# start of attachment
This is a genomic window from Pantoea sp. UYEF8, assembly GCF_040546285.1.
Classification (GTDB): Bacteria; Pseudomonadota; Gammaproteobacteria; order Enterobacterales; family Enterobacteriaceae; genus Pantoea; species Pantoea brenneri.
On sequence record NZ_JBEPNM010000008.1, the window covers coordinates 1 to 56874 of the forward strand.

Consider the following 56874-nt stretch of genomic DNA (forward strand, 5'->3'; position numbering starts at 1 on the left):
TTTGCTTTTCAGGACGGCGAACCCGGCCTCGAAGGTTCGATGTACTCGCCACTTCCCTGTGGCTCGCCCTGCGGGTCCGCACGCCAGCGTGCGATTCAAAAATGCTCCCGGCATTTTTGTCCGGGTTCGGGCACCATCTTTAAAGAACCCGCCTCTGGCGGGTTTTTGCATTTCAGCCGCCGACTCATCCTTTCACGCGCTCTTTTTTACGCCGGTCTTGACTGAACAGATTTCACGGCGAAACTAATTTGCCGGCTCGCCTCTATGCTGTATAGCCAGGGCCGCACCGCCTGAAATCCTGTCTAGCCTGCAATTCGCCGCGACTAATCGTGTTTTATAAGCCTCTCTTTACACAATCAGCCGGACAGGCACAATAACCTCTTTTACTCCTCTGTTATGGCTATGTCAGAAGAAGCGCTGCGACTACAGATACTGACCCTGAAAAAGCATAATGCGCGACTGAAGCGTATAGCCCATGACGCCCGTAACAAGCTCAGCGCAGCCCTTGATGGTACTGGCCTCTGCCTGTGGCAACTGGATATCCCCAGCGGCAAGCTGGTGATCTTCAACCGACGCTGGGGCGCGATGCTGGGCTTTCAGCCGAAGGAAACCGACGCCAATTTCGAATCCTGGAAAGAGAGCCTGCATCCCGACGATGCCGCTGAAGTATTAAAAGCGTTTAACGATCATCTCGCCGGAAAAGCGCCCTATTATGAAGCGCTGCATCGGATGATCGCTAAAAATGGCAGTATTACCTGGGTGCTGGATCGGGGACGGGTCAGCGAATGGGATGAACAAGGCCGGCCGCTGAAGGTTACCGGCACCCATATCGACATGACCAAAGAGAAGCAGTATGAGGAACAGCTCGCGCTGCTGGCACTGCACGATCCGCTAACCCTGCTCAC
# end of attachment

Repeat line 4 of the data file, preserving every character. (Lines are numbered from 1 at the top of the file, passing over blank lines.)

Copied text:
Consider the following 56874-nt stretch of genomic DNA (forward strand, 5'->3'; position numbering starts at 1 on the left):